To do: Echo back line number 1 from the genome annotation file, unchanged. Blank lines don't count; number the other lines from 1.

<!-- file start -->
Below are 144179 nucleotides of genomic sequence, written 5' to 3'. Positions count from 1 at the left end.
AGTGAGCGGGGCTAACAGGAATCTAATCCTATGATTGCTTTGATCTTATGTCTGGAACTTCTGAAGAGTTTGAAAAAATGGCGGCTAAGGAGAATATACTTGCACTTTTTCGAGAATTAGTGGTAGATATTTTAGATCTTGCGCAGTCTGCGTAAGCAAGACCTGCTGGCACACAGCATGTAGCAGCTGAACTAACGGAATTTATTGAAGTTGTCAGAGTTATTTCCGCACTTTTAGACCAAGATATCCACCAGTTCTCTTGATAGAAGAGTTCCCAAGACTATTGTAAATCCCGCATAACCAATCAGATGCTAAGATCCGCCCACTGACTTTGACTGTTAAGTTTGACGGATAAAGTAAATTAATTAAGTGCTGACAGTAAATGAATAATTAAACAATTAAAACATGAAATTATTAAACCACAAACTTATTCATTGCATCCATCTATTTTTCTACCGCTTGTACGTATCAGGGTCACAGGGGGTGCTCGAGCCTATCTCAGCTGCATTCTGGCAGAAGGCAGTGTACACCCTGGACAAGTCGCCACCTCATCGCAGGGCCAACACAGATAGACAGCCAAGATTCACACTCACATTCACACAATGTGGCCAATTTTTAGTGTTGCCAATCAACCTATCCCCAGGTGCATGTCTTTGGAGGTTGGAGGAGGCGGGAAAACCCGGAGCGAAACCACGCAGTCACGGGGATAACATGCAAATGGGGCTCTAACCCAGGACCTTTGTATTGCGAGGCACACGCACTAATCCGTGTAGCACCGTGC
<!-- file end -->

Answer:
Below are 144179 nucleotides of genomic sequence, written 5' to 3'. Positions count from 1 at the left end.